Unfortunately, not all bacteria and yeast are beneficial.
Tightly regulating your exposure to the harmful yeast found in wild ferments is especially important if you struggle with:
- Candida overgrowth
- Immune system imbalance
- Leaky gut
- Mood and brain disorders
To mitigate the concern of wild fermentation, we’ve designed a specific blend of beneficial bacteria and yeast to use to make kefir: The Body Ecology Kefir Starter. Like dried kefir grains, spray-drying preserves the life-force of beneficial microbes. One 2010 study published in Applied Microbiology found that strains of bacteria and yeast from kefir grains can be isolated and preserved through spray-drying.20
HOW TO FOOD COMBINE WITH DAIRY KEFIR
This means that you only combine dairy kefir with:
- Acidic fruits, such as lemon, lime, and berries
- Seeds and nuts that are soaked and sprouted
- Non-starchy vegetables, such as raw, leafy greens
A delicious way to enjoy homemade milk kefir is to make a salad dressing using lemon juice, avocado, Celtic sea salt, and fresh herbs. Drizzle the dressing over mixed field greens and toss. You can also sprinkle soaked and sprouted pumpkin seeds on top of your salad. They combine well with dairy kefir and raw, leafy greens. Yum! If you’re new to using fermented dairy for fresh and flavorful home cooking, our delicious, nutritious kefir recipe guide can get you started.
- Lopitz-Otsoa, F., Rementeria, A., Elguezabal, N., & Garaizar, J. (2006). Kefir: A symbiotic yeasts-bacteria community with alleged healthy capabilities.Revista Iberoamericana De Micología, 23, 67-74.
- Elizabeth Sloan. The Foodie Phenomenon. Food Technology, February 2013, Volume 67, No.2.
- Mom Energy: A Simple Plan to Live Fully Charged. Koff, Ashley. Kaehler, Kathy. Hay House, 2011.
- Braz J Microbiol. 2013; 44(2): 341–349.
- O’Hara AM, Shanahan F. (2006) The gut flora as a forgotten organ. EMBO Rep, 7:688–93.
- Medrano, M., Racedo, S. M., Rolny, I. S., Abraham, A. G., & Pérez, P. F. (2011). Oral administration of kefiran induces changes in the balance of immune cells in a murine model. Journal of Agricultural and Food Chemistry, 59(10), 5299-5304
- Furuno, T., & Nakanishi, M. (2012). Kefiran Suppresses Antigen-Induced Mast Cell Activation. Biological and Pharmaceutical Bulletin, 35(2), 178-183.
- Uchida, M., Ishii, I., Inoue, C., Akisato, Y., Watanabe, K., Hosoyama, S., … & Kitada, M. (2010). Kefiran reduces atherosclerosis in rabbits fed a high cholesterol diet. Journal of Atherosclerosis and Thrombosis, 17(9), 980.
- Golowczyc, M. A., Gugliada, M. J., Hollmann, A., Delfederico, L., Garrote, G. L., Abraham, A. G., … & De Antoni, G. (2008). Characterization of homofermentative lactobacilli isolated from kefir grains: potential use as probiotic. Journal of Dairy Research, 75(02), 211-217.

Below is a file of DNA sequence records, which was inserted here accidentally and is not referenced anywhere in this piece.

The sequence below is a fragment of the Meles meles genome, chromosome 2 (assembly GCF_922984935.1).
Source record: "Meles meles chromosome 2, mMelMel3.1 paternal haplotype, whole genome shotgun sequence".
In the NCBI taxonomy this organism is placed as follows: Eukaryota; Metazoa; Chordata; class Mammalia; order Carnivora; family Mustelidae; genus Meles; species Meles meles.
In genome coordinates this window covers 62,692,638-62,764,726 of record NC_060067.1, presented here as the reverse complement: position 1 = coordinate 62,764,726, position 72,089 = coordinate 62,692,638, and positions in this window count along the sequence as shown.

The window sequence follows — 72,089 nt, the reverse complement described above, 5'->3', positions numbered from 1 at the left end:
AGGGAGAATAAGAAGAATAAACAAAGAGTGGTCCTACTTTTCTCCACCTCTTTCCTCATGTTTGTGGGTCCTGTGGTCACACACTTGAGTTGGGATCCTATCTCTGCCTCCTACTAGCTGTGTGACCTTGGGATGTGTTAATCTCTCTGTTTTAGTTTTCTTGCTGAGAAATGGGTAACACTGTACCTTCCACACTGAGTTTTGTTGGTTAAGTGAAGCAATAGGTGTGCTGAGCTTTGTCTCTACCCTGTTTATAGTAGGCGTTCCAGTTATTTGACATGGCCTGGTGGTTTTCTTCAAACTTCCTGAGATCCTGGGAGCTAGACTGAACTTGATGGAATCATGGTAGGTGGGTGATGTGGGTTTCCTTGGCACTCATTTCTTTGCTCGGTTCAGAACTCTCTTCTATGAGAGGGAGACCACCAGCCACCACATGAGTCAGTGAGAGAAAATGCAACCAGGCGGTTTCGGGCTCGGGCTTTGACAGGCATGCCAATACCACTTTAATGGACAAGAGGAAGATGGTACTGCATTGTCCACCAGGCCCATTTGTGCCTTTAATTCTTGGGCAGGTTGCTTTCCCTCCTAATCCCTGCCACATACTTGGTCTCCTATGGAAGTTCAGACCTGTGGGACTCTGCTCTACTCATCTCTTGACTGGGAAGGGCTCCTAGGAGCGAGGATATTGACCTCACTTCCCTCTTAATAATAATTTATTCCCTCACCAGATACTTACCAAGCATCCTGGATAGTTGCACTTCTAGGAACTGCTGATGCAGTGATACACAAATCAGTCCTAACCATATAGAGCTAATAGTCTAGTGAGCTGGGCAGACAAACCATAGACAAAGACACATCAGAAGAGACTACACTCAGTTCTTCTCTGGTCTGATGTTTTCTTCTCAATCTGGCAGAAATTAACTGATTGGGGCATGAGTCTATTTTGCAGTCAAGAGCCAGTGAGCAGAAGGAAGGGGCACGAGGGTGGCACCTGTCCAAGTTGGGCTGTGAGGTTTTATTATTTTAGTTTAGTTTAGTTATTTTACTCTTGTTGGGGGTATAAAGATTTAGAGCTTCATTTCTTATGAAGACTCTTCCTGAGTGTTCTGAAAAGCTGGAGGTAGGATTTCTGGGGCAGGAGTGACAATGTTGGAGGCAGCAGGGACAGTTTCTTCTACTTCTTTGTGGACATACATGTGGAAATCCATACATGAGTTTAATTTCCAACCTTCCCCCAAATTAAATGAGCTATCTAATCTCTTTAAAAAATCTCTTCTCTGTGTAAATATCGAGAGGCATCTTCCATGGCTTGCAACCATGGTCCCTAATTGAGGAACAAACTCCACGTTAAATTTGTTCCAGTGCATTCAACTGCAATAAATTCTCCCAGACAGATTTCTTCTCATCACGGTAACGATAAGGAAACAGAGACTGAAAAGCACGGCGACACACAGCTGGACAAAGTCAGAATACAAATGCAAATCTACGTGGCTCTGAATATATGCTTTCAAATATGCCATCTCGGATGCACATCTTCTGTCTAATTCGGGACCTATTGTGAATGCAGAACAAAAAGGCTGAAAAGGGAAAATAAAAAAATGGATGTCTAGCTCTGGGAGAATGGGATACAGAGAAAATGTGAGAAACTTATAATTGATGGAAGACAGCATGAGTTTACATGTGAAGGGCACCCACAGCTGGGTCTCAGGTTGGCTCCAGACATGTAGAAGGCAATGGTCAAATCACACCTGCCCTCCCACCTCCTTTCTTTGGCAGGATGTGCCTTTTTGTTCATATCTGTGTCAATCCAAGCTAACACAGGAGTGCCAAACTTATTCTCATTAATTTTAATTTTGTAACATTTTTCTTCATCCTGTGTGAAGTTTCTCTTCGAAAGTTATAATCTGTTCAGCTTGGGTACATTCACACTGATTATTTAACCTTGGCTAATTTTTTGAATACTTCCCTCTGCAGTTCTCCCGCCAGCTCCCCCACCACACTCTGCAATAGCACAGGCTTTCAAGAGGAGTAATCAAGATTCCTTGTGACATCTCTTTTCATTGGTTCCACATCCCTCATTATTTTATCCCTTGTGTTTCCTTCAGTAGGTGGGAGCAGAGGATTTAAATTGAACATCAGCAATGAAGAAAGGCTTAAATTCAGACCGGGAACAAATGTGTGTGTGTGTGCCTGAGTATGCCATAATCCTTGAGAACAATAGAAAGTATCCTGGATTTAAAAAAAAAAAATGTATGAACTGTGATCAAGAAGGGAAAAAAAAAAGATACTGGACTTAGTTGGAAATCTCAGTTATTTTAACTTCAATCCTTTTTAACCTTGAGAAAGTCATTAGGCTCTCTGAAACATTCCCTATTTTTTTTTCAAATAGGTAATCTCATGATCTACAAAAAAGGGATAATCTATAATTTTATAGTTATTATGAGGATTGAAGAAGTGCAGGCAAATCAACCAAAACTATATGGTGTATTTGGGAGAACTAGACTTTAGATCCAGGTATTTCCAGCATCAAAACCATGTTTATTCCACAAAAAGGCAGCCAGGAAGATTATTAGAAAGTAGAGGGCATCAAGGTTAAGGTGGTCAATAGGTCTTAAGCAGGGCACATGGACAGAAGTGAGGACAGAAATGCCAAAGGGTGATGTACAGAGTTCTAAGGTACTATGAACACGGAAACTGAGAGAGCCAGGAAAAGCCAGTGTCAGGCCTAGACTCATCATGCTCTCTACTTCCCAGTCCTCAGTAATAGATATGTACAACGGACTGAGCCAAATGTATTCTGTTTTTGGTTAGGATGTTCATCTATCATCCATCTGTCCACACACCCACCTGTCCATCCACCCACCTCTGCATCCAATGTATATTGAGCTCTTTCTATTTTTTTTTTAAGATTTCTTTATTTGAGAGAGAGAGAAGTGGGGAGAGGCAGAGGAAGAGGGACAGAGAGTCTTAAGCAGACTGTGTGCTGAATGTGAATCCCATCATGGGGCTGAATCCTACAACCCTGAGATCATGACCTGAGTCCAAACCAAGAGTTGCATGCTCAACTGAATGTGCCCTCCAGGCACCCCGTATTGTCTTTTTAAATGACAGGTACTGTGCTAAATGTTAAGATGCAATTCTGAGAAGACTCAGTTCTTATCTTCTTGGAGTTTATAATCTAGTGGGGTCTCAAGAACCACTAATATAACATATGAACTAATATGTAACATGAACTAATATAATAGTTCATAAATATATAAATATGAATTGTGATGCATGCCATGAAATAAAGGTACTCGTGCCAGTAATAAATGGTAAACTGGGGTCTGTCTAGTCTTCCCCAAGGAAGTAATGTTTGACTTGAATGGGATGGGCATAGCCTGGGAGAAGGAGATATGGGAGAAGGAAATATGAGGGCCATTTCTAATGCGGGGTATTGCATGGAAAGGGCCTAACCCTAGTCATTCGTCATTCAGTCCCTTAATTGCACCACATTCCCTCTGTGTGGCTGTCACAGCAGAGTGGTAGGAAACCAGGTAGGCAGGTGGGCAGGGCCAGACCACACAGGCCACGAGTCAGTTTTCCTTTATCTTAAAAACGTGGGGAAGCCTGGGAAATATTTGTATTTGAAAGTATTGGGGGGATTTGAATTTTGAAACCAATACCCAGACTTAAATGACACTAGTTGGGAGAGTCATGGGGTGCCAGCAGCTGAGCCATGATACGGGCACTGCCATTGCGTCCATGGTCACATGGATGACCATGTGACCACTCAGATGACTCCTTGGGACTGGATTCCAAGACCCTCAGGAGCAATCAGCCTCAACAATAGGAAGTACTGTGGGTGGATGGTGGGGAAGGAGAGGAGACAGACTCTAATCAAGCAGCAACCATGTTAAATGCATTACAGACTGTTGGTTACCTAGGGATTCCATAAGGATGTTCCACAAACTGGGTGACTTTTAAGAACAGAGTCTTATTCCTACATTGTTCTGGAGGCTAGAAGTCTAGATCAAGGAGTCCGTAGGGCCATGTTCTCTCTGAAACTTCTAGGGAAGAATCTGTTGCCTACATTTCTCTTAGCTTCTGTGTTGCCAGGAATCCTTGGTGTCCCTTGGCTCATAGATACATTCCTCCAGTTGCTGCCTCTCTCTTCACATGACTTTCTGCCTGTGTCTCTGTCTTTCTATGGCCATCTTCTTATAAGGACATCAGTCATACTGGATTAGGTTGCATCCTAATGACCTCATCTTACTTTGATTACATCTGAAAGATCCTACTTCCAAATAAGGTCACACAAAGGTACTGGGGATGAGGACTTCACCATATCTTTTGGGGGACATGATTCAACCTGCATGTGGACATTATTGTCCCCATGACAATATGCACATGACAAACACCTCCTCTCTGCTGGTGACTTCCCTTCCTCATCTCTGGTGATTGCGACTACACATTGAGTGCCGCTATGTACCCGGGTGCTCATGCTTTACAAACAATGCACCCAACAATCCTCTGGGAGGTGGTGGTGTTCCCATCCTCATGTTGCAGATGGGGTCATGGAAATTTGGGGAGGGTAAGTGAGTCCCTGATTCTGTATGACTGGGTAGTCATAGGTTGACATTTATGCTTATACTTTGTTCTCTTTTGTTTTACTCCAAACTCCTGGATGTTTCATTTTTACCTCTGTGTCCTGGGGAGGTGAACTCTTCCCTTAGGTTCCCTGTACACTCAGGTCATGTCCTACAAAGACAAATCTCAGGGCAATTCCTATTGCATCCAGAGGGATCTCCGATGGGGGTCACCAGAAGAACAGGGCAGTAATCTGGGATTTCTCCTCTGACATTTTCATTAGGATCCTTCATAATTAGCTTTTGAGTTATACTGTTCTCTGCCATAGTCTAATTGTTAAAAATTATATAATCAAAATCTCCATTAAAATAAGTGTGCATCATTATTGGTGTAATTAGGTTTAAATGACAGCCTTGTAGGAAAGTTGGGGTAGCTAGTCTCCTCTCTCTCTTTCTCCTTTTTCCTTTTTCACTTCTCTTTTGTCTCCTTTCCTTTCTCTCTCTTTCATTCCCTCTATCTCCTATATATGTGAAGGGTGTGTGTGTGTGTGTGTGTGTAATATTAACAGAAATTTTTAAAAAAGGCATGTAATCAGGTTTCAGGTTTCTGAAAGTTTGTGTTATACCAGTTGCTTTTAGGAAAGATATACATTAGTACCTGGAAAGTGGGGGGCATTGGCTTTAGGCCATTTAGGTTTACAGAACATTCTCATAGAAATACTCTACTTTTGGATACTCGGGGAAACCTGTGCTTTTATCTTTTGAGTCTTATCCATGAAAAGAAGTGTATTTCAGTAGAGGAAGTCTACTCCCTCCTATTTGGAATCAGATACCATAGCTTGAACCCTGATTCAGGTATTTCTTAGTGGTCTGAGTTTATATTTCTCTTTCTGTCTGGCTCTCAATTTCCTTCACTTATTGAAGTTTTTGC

- Rodrigues, K. L., Caputo, L. R. G., Carvalho, J. C. T., Evangelista, J., & Schneedorf, J. M. (2005). Antimicrobial and healing activity of kefir and kefiran extract. International Journal of Antimicrobial Agents, 25(5), 404-408.
- Carasi, P., Trejo, F. M., Pérez, P. F., De Antoni, G. L., & Serradell, M. L. (2012). Surface proteins from Lactobacillus kefir antagonize in vitro cytotoxic effect of Clostridium difficile toxins. Anaerobe, 18(1), 135.
- Ismaiel, A. A., Ghaly, M. F., & El-Naggar, A. K. (2011). Milk kefir: ultrastructure, antimicrobial activity and efficacy on aflatoxin B1 production by Aspergillus flavus. Current Microbiology, 62(5), 1602-1609.
- Romanin, D., Serradell, M., González Maciel, D., Lausada, N., Garrote, G. L., & Rumbo, M. (2010). Down-regulation of intestinal epithelial innate response by probiotic yeasts isolated from kefir. International Journal of Food Microbiology, 140(2), 102-108.
- Morotomi M, Mutai M. (1986) In vitro binding of potent mutagenic pyrolysates to intestinal bacteria. J Natl Cancer Inst, 77:195–201.
- Grishina, A., Kulikova, I., Alieva, L., Dodson, A., Rowland, I., & Jin, J. (2011). Antigenotoxic Effect of Kefir and Ayran Supernatants on Fecal Water-Induced DNA Damage in Human Colon Cells. Nutrition and Cancer, 63(1), 73-79.
- Gao, J., Gu, F., Ruan, H., Chen, Q., He, J., & He, G. (2013). Induction of apoptosis of gastric cancer cells SGC7901 in vitro by a cell-free fraction of Tibetan kefir. International Dairy Journal.
- Rosa DD, Grześkowiak ŁM, Ferreira CL, Fonseca AC, Reis SA, Dias MM, Siqueira NP, Silva LL, Neves CA, Oliveira LL, Machado AB, Peluzio MD. Kefir reduces insulin resistance and inflammatory cytokine expression in an animal model of metabolic syndrome. Food Funct. 2016 Jul 7.
- Zamberi NR, Abu N, Mohamed NE, Nordin N, Keong YS, Beh BK, Zakaria ZA, Nik Abdul Rahman NM, Alitheen NB. The Antimetastatic and Antiangiogenesis Effects of Kefir Water on Murine Breast Cancer Cells. Integr Cancer Ther. 2016 May 26.
- Bourrie BC, Willing BP, Cotter PD. The Microbiota and Health Promoting Characteristics of the Fermented Beverage Kefir. Front Microbiol. 2016 May 4;7:647.
- Golowczyc, M.A., Silva, J., Abraham, A.G., De Antoni, G.L. and Teixeira, P. (2010), Preservation of probiotic strains isolated from kefir by spray drying.Letters in Applied Microbiology, 50: 7–12.